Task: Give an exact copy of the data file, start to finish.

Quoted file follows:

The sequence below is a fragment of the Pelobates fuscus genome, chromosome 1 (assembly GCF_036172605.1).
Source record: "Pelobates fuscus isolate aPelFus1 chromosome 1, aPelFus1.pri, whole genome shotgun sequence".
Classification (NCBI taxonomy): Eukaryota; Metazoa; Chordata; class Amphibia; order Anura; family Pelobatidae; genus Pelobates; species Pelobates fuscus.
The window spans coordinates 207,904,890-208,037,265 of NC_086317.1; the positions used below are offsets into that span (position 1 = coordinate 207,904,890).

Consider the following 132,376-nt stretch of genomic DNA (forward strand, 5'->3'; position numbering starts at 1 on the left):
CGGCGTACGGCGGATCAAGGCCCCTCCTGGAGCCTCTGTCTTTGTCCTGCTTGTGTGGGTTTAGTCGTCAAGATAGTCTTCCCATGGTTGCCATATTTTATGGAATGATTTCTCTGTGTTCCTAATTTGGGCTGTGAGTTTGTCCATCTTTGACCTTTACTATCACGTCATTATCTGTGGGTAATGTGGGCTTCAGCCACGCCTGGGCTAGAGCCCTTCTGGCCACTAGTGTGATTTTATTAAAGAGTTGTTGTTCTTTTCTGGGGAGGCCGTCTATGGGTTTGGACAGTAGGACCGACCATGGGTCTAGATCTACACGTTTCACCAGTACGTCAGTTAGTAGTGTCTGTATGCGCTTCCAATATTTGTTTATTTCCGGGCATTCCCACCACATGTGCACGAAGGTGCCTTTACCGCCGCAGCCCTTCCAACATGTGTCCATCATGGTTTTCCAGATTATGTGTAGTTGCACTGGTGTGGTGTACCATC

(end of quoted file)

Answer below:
The sequence below is a fragment of the Pelobates fuscus genome, chromosome 1 (assembly GCF_036172605.1).
Source record: "Pelobates fuscus isolate aPelFus1 chromosome 1, aPelFus1.pri, whole genome shotgun sequence".
Classification (NCBI taxonomy): Eukaryota; Metazoa; Chordata; class Amphibia; order Anura; family Pelobatidae; genus Pelobates; species Pelobates fuscus.
The window spans coordinates 207,904,890-208,037,265 of NC_086317.1; the positions used below are offsets into that span (position 1 = coordinate 207,904,890).

Consider the following 132,376-nt stretch of genomic DNA (forward strand, 5'->3'; position numbering starts at 1 on the left):
CGGCGTACGGCGGATCAAGGCCCCTCCTGGAGCCTCTGTCTTTGTCCTGCTTGTGTGGGTTTAGTCGTCAAGATAGTCTTCCCATGGTTGCCATATTTTATGGAATGATTTCTCTGTGTTCCTAATTTGGGCTGTGAGTTTGTCCATCTTTGACCTTTACTATCACGTCATTATCTGTGGGTAATGTGGGCTTCAGCCACGCCTGGGCTAGAGCCCTTCTGGCCACTAGTGTGATTTTATTAAAGAGTTGTTGTTCTTTTCTGGGGAGGCCGTCTATGGGTTTGGACAGTAGGACCGACCATGGGTCTAGATCTACACGTTTCACCAGTACGTCAGTTAGTAGTGTCTGTATGCGCTTCCAATATTTGTTTATTTCCGGGCATTCCCACCACATGTGCACGAAGGTGCCTTTACCGCCGCAGCCCTTCCAACATGTGTCCATCATGGTTTTCCAGATTATGTGTAGTTGCACTGGTGTGGTGTACCATC